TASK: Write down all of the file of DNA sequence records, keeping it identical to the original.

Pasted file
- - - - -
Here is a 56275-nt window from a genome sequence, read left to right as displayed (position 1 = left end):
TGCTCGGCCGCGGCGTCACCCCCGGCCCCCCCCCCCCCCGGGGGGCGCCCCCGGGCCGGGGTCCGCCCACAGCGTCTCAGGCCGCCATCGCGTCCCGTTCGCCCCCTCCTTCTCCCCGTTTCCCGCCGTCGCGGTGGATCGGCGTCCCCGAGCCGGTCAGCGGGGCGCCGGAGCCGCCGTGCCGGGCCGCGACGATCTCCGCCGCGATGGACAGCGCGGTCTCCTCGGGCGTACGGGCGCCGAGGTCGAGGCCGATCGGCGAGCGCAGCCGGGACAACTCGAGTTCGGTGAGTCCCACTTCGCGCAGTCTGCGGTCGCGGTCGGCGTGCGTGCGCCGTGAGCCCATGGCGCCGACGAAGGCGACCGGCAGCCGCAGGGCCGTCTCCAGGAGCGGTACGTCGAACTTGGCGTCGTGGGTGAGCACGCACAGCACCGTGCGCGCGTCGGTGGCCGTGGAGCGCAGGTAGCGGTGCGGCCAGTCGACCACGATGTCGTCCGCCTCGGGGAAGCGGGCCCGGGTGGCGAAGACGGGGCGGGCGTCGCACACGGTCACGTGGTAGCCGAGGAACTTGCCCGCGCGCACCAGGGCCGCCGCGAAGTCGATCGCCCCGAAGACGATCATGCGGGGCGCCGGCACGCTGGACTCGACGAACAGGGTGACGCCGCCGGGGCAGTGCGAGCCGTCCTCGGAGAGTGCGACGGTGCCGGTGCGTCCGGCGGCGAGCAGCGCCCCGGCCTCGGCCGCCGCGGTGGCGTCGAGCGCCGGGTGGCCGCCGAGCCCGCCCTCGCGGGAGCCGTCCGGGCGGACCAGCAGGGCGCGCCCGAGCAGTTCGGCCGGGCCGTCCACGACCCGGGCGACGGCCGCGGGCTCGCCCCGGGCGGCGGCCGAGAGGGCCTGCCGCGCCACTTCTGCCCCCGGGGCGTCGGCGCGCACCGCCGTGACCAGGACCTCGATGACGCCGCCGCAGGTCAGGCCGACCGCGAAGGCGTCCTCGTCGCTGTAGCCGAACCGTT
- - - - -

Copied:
Here is a 56275-nt window from a genome sequence, read left to right as displayed (position 1 = left end):
TGCTCGGCCGCGGCGTCACCCCCGGCCCCCCCCCCCCCCGGGGGGCGCCCCCGGGCCGGGGTCCGCCCACAGCGTCTCAGGCCGCCATCGCGTCCCGTTCGCCCCCTCCTTCTCCCCGTTTCCCGCCGTCGCGGTGGATCGGCGTCCCCGAGCCGGTCAGCGGGGCGCCGGAGCCGCCGTGCCGGGCCGCGACGATCTCCGCCGCGATGGACAGCGCGGTCTCCTCGGGCGTACGGGCGCCGAGGTCGAGGCCGATCGGCGAGCGCAGCCGGGACAACTCGAGTTCGGTGAGTCCCACTTCGCGCAGTCTGCGGTCGCGGTCGGCGTGCGTGCGCCGTGAGCCCATGGCGCCGACGAAGGCGACCGGCAGCCGCAGGGCCGTCTCCAGGAGCGGTACGTCGAACTTGGCGTCGTGGGTGAGCACGCACAGCACCGTGCGCGCGTCGGTGGCCGTGGAGCGCAGGTAGCGGTGCGGCCAGTCGACCACGATGTCGTCCGCCTCGGGGAAGCGGGCCCGGGTGGCGAAGACGGGGCGGGCGTCGCACACGGTCACGTGGTAGCCGAGGAACTTGCCCGCGCGCACCAGGGCCGCCGCGAAGTCGATCGCCCCGAAGACGATCATGCGGGGCGCCGGCACGCTGGACTCGACGAACAGGGTGACGCCGCCGGGGCAGTGCGAGCCGTCCTCGGAGAGTGCGACGGTGCCGGTGCGTCCGGCGGCGAGCAGCGCCCCGGCCTCGGCCGCCGCGGTGGCGTCGAGCGCCGGGTGGCCGCCGAGCCCGCCCTCGCGGGAGCCGTCCGGGCGGACCAGCAGGGCGCGCCCGAGCAGTTCGGCCGGGCCGTCCACGACCCGGGCGACGGCCGCGGGCTCGCCCCGGGCGGCGGCCGAGAGGGCCTGCCGCGCCACTTCTGCCCCCGGGGCGTCGGCGCGCACCGCCGTGACCAGGACCTCGATGACGCCGCCGCAGGTCAGGCCGACCGCGAAGGCGTCCTCGTCGCTGTAGCCGAACCGTT